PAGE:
Perhaps due to King Edward’s fondness for travel, the fashions of Continental Europe began to permeate throughout England- and consequently, throughout many of its colonies. A sense of opulence and experimentation can be seen throughout dresses designed it this period: gowns were embellished with lace and pearls, collars rose a few centimetres, the waist was high and tight, and the sleeves were wide and puffy and tapered at the forearm.
Courtesy powerhousemuseum.com and artnouveaubride.wordpress.com
Women’s fashion reflected the changes in society and became daring and modern. Hemlines rose, waists dropped and bodices were no longer tight, but often straight and shapeless. The dresses were typically short in the front, with a long train in the back, and were intricately detailed.
(Courtesy powerhousemuseum.com and antiquedress.com)
The Depression and WWII (1929 – 1945)
These years were frugal ones, and brides would regularly borrow dresses for their wedding day or simply wear their best dress or even a uniform because they couldn’t afford to buy something special. Dresses were less ornate and occasionally had a military and masculine element to them.
Wallis Simpson marries Prince Edward 1937 and Unknown wedding 1940s
(Courtesy fashion.telegraph.co.uk and ginalouisadesigns.com)
(Courtesy metmuseum.org and australiandressregister.com)
Glamour was the order of the day and dresses were feminine but modest. Lace replaced satin and the length of the dress was typically mid-calf. The princess line skirt was in vogue, as was the sweetheart neckline.
Courtesy adoredvintage.com and metmuseum.org
This was the decade of minis, crochet, lace and bouffant veils. Waistlines disappeared and wedding dresses became fun and were made to reflect the bride’s personality.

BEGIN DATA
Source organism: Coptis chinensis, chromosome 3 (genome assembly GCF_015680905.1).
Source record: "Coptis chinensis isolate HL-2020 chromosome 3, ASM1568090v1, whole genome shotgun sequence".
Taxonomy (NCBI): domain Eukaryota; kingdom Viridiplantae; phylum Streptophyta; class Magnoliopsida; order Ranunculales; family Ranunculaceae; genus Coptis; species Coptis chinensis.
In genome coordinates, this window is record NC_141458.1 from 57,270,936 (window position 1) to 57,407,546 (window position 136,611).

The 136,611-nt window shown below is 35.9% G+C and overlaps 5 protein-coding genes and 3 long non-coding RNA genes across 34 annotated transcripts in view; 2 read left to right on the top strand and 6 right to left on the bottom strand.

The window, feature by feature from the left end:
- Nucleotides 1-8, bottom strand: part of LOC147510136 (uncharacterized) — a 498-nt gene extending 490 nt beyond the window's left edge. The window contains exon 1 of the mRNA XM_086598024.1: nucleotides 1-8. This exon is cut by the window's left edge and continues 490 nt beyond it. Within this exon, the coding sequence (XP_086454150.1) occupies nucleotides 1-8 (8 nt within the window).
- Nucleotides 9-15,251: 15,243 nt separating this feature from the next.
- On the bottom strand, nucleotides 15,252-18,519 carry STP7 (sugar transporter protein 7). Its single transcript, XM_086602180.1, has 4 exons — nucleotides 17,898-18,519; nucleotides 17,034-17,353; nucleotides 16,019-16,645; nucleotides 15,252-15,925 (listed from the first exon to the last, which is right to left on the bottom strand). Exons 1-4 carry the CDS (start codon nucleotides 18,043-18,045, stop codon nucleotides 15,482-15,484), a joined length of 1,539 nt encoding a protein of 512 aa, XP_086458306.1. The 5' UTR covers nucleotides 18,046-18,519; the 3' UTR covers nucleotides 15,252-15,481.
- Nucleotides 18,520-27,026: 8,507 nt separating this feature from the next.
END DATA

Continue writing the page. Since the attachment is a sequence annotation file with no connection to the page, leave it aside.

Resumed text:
Courtesy whorange.net and followpics.net)
The hippie era was still felt during this decade, but dresses lengthened to the floor and floaty and sleeves reappeared. Pantsuits and hats were also regular features, even on your wedding day.
Courtesy wilharris.com and henryroth.com.au
The Eighties and Nineties
If the fashions of the eighties and nineties were described in terms of food (and lets be honest, what better way is there of getting one’s message across?), the menu du jour would begin and end with the meringue. Everything about the 80s and early 90s was big. Big shoulders, big hair, big skirts, big bouquets, big trains, big sleeves and very big veils. Princess Diana’s fairy tale wedding dress set the tone for the fashion in these years and the grand Victorian style dress was considered the preferred wedding dress.
Courtesy impressionbridal.com and wisebrides.com
Twenty- First Century
Brides today are choosing simpler and more elegant wedding dresses, that allow their personality to shine through. Strapless gowns are by far the most common option for wedding attire, while the popular mermaid style helps to flatter the bride’s silhouette.
Whatever dress you choose, remember that it, along with the way you style it, will be reflective of a very particular pocket of not only history, but culture, attitude, as well as your distinct personality. Keep this in mind when choosing yours, because as loudly as the striking beauty of the dress speaks, yourself, and all that that culturally encompasses- will speak louder.